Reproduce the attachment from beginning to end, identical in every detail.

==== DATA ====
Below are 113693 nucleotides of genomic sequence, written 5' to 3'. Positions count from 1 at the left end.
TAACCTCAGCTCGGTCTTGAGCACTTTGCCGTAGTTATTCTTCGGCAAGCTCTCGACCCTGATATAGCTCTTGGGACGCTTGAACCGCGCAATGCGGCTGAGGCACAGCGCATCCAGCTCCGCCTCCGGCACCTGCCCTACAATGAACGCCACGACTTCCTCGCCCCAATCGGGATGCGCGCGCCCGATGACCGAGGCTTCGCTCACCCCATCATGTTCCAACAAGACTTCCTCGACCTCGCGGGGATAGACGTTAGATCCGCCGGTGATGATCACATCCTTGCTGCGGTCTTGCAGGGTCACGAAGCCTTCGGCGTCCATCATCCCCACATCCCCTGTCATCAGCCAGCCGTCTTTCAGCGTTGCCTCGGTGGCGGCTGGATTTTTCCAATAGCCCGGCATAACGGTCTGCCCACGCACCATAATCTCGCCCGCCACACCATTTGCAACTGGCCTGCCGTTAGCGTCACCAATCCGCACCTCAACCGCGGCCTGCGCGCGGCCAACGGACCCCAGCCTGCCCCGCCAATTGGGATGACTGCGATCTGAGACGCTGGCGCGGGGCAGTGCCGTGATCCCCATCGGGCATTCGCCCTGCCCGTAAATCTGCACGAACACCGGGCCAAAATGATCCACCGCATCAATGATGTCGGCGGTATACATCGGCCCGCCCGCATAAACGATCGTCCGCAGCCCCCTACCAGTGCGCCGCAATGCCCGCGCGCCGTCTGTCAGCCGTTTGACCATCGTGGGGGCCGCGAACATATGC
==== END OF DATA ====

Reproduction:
Below are 113693 nucleotides of genomic sequence, written 5' to 3'. Positions count from 1 at the left end.
TAACCTCAGCTCGGTCTTGAGCACTTTGCCGTAGTTATTCTTCGGCAAGCTCTCGACCCTGATATAGCTCTTGGGACGCTTGAACCGCGCAATGCGGCTGAGGCACAGCGCATCCAGCTCCGCCTCCGGCACCTGCCCTACAATGAACGCCACGACTTCCTCGCCCCAATCGGGATGCGCGCGCCCGATGACCGAGGCTTCGCTCACCCCATCATGTTCCAACAAGACTTCCTCGACCTCGCGGGGATAGACGTTAGATCCGCCGGTGATGATCACATCCTTGCTGCGGTCTTGCAGGGTCACGAAGCCTTCGGCGTCCATCATCCCCACATCCCCTGTCATCAGCCAGCCGTCTTTCAGCGTTGCCTCGGTGGCGGCTGGATTTTTCCAATAGCCCGGCATAACGGTCTGCCCACGCACCATAATCTCGCCCGCCACACCATTTGCAACTGGCCTGCCGTTAGCGTCACCAATCCGCACCTCAACCGCGGCCTGCGCGCGGCCAACGGACCCCAGCCTGCCCCGCCAATTGGGATGACTGCGATCTGAGACGCTGGCGCGGGGCAGTGCCGTGATCCCCATCGGGCATTCGCCCTGCCCGTAAATCTGCACGAACACCGGGCCAAAATGATCCACCGCATCAATGATGTCGGCGGTATACATCGGCCCGCCCGCATAAACGATCGTCCGCAGCCCCCTACCAGTGCGCCGCAATGCCCGCGCGCCGTCTGTCAGCCGTTTGACCATCGTGGGGGCCGCGAACATATGC